The HiKey board is not a minimalistic board. It has an 8-core ARM-64 processor operating at 1.2 GHz, 3D graphic support via an ARM Mali 450-MP4 GPU, with WiFi and Bluetooth on the board, 4GB of eMMC flash and a reasonable number of USB 2.0 connectors.

Is it “Open Hardware” or “Open Specification”?

The management of Linaro made the specification as minimalistic as it could be to allow the greatest amount of flexibility for the SoC vendors to differentiate themselves to the different target audiences. They also made the specification gratis to license.

In the specification there are a lot of “shalls” where the implementer of the hardware has to provide things or meet certain criteria. There are also a lot of “mays” where the implementer can offer an enhancement.

A friend of mine, for example, pointed out that the HiKey board did not have a CAN bus, something needed for their project. The specification, while not requiring a CAN bus, does specifically point out CAN as a “possible option” for the SoC vendors making boards for that marketplace.

USB 2.0 is a minimal requirement, with USB 3.0 as a possible enhancement that some vendor might put on the board.

Likewise while the circuit diagram is required, the PCB layout and the “Gerbers” are not. This does not prevent the manufacturer of any board from providing these as part of their offering to the program. It also does not prevent the manufacturer from providing these pieces of information at end of manufacturing life of the current boards.

Why didn't the specification demand the PCB and Gerber information? Because a board manufacturer (perhaps using some other company’s SoC) may spend a lot of money in developing the board, getting the Gerbers correct, and setting up the SMT machine. They want to make some of that money back, and if they gave away that information a competitor could underprice them. By allowing board designers to keep this “manufacturing information” proprietary as an option, it encourages more vendors to create more layouts while still meeting the specification.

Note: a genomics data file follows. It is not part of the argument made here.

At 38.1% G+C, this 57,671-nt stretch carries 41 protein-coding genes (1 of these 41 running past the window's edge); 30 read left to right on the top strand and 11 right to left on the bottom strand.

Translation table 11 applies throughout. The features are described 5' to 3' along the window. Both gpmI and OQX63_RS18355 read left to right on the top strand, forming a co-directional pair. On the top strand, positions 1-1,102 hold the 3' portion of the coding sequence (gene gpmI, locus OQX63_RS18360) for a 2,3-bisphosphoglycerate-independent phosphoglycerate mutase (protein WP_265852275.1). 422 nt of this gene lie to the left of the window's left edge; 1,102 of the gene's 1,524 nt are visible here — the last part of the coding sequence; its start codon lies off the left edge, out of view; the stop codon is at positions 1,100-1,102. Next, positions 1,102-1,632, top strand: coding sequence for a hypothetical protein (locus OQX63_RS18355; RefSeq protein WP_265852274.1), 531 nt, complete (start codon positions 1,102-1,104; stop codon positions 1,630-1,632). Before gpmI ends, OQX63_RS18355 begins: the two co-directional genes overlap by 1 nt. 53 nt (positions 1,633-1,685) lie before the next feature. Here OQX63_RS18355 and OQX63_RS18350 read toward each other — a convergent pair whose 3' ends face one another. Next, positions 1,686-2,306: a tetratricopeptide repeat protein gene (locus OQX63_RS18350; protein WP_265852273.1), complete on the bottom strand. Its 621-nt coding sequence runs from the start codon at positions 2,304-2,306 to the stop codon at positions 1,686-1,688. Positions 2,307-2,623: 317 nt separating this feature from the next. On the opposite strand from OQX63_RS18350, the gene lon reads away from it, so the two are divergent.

On the other hand, the SoC vendors want people to use their SoCs, so there is a strong possibility that an SoC vendor may design the board, give away the PCB and Gerber information and make their money through the sales of SoCs.

With an Open Specification, community groups could actually design a board that would have a greater acceptance because cases, power supplies, and software would be more likely to fit their hardware when produced.

So if you read the statement as “Open Specification”, the intent of Linaro of embracing the community of SoC manufacturers, board manufacturers and others to extend the specification to meet the needs of the future communities makes sense, even if every board is not considered to be “Open Hardware”.

I look forward to seeing how this “Open Specification” works out.

Note: In light of full disclosure, Jon “maddog” Hall is a consultant under contract to Linaro.